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Obviously, anxiety is no fun any time of the day. But there’s something different about the moment you turn off the lights and try to sleep. Nighttime anxiety is another level of stress. Your thoughts shift into high gear and, before you know it, you’re sweating and trembling with your stomach in a knot. It could be past regrets or worries about the future (or both), but you can’t seem to think about anything relaxing or positive.

You may take some solace in knowing that this problem is not rare. You will definitely find relief in knowing that effective solutions are available.

Why is Anxiety Worse at Night?

Of course, every person’s situation is different and contains some unique factors. However, there are some common causes that can be identified, e.g. stress. Obvious, sure, but it warrants a closer look. Whatever is happening in your life — or has happened in the past — has the potential to surface as anxiety. But why at night?

Well, for starters, things are usually quieter, darker, and less busy in the evening. Thus, with fewer distractions, it can be trickier to ignore the thoughts that took a backseat all day. Also, you’re likely to be more tired at night. Lower general energy translates into a decreased ability to ward off anxiety triggers. This can kick off a cycle. Nighttime anxiety results in lost sleep. Less sleep makes one more vulnerable to stress the next day and therefore, more nighttime anxiety after that.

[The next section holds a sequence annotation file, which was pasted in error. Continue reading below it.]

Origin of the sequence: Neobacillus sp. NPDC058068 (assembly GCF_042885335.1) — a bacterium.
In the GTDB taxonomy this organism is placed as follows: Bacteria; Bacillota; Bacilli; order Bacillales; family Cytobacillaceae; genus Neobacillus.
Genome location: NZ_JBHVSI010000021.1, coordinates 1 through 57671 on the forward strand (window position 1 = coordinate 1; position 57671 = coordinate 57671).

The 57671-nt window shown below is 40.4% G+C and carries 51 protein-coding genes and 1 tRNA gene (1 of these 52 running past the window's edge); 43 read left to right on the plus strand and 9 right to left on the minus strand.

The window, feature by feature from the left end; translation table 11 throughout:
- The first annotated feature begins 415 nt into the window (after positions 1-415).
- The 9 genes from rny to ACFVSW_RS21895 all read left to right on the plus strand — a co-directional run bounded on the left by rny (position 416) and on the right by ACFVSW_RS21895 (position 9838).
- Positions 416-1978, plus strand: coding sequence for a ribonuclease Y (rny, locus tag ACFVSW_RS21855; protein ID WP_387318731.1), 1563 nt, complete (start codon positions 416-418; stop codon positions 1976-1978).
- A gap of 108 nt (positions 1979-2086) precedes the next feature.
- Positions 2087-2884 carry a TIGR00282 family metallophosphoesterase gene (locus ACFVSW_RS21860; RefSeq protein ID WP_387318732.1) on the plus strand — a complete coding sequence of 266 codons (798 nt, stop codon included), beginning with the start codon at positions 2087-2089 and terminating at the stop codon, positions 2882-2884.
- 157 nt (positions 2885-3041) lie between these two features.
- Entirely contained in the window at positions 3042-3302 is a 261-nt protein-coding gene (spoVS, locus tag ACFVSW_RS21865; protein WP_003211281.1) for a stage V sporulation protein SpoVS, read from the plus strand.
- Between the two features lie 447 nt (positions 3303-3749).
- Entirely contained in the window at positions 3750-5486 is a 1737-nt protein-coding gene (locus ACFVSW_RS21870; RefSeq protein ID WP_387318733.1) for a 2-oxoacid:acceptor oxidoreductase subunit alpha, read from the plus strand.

Other Possible Causes of Nighttime Anxiety

  • Digestive Issues: Gut problems can cause inflammation which, in turn, throws off the brain chemistry that regulates your moods.
  • Hormone Imbalances: Particularly for women, an imbalance of hormones can spark the body’s fight-or-flight response.
  • Genetic Factors: Unfortunately, some folks are genetically more susceptible to anxiety — day or night.
  • Medication Side Effects: From antihistamines to caffeine, some substances increase your chances of experiencing anxiety after dark.

woman laying in bed readingHow to Decrease Bedtime Anxiety

The first and most effective step is to put a nightly bedtime ritual into place. Some of the elements to consider are:

Power Down Devices

Long before it is light’s out, step away from your tech devices. This goes triple for social media. The notifications, fear of missing out, and social pressure are negative throughout the day. At night, their stimulating properties are antithetical to calm sleep.

Engage in Activities That Set You Up for Successful Sleep

For example:

  • Aromatherapy
  • Journaling
  • Warm bath
  • Mellow music
  • Mindful meditation
  • Don’t drink too many liquids because they may have you getting up to use the bathroom.
  • Avoid alcohol, sugar, and caffeine
  • Stop eating at least one hour before bedtime (preferably two hours before.)

Of course, you can refine these rituals based on your personal style. But, whatever they are, make them non-negotiable.

Occupy Your Mind

Find pre-sleep activities that prevent your mind from drifting into the realm of rumination. Options like reading or doing crossword puzzles have a stellar track record for these purposes.

Create a Sleep-Friendly Environment

Get the odds in your favor by adjusting temperature, light/dark, noise, and more. Turn your bedroom into a peaceful sanctuary.

Anxiety is a Diagnosable Mental Health Condition

Regardless of when it strikes, anxiety is not something to be taken lightly. In fact, it’s the most common mental health issue on the planet. So, if you find nighttime anxiety is reducing your quality of life, ask for help. Working with a therapist is a proven path toward healing and recovery. You’ll discover underlying causes, counterproductive patterns, and new approaches.

You do not have to struggle with anxiety at night. Let’s connect soon so you can learn more about the benefits of anxiety treatment.

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